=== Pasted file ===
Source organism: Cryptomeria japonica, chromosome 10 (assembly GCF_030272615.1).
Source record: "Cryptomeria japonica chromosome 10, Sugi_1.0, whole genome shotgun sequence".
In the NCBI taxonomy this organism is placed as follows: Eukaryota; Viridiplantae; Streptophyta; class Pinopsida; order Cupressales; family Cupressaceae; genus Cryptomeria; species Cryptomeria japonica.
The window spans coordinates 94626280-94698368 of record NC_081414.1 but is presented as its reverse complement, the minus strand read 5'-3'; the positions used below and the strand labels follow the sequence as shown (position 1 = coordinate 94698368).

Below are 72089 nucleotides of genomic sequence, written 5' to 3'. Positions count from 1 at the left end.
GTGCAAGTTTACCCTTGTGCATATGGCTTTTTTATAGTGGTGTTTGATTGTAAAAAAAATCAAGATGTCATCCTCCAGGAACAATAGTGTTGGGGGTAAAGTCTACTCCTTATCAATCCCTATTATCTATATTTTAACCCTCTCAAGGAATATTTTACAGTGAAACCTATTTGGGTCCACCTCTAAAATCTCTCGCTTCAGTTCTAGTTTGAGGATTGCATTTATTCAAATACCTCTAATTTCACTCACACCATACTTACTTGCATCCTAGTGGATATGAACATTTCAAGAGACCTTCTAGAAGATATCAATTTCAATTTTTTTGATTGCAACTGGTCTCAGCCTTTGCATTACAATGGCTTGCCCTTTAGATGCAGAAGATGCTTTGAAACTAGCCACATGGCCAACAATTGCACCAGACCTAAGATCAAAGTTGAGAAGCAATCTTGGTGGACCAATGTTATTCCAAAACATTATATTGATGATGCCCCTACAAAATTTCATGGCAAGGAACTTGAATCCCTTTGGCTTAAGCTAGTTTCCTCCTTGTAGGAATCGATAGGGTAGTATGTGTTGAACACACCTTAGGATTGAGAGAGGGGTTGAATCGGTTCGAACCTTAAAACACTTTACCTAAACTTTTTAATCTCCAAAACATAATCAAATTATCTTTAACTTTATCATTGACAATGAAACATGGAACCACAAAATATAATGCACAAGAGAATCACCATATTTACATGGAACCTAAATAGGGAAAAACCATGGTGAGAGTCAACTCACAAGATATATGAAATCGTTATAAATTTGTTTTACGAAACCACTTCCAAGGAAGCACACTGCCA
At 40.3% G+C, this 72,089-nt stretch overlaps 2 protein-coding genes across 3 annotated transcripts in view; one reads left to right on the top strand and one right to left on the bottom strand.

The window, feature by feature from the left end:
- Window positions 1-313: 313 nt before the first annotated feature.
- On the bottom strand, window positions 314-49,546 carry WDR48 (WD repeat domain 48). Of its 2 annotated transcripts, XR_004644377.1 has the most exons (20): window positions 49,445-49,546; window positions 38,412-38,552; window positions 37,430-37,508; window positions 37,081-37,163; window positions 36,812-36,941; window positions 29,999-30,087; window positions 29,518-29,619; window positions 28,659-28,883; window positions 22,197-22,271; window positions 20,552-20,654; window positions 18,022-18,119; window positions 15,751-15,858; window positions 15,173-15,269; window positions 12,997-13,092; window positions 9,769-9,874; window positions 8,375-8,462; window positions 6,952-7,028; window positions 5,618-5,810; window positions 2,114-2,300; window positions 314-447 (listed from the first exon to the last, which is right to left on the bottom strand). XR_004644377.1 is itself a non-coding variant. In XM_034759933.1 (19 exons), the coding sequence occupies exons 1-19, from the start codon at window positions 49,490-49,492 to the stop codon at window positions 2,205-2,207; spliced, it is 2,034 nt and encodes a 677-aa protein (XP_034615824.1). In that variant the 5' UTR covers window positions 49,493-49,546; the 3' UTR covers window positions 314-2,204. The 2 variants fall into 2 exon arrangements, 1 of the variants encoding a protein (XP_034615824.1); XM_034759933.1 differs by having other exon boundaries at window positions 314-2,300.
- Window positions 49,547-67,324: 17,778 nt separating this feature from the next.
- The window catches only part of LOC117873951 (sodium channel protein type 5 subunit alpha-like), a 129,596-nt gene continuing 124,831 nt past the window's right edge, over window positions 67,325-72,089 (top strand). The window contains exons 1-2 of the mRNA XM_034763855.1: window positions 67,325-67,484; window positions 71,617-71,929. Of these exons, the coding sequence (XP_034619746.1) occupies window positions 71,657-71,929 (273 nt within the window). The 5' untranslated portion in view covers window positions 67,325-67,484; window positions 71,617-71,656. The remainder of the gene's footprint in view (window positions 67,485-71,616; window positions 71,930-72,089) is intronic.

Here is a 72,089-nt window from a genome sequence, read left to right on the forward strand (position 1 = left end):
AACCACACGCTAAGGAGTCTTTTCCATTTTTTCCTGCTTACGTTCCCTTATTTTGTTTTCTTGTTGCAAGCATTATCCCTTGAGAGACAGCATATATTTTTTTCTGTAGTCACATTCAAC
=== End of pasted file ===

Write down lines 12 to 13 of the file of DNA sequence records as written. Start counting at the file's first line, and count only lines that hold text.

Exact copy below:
- The window catches only part of LOC117873951 (sodium channel protein type 5 subunit alpha-like), a 129,596-nt gene continuing 124,831 nt past the window's right edge, over window positions 67,325-72,089 (top strand). The window contains exons 1-2 of the mRNA XM_034763855.1: window positions 67,325-67,484; window positions 71,617-71,929. Of these exons, the coding sequence (XP_034619746.1) occupies window positions 71,657-71,929 (273 nt within the window). The 5' untranslated portion in view covers window positions 67,325-67,484; window positions 71,617-71,656. The remainder of the gene's footprint in view (window positions 67,485-71,616; window positions 71,930-72,089) is intronic.

Here is a 72,089-nt window from a genome sequence, read left to right on the forward strand (position 1 = left end):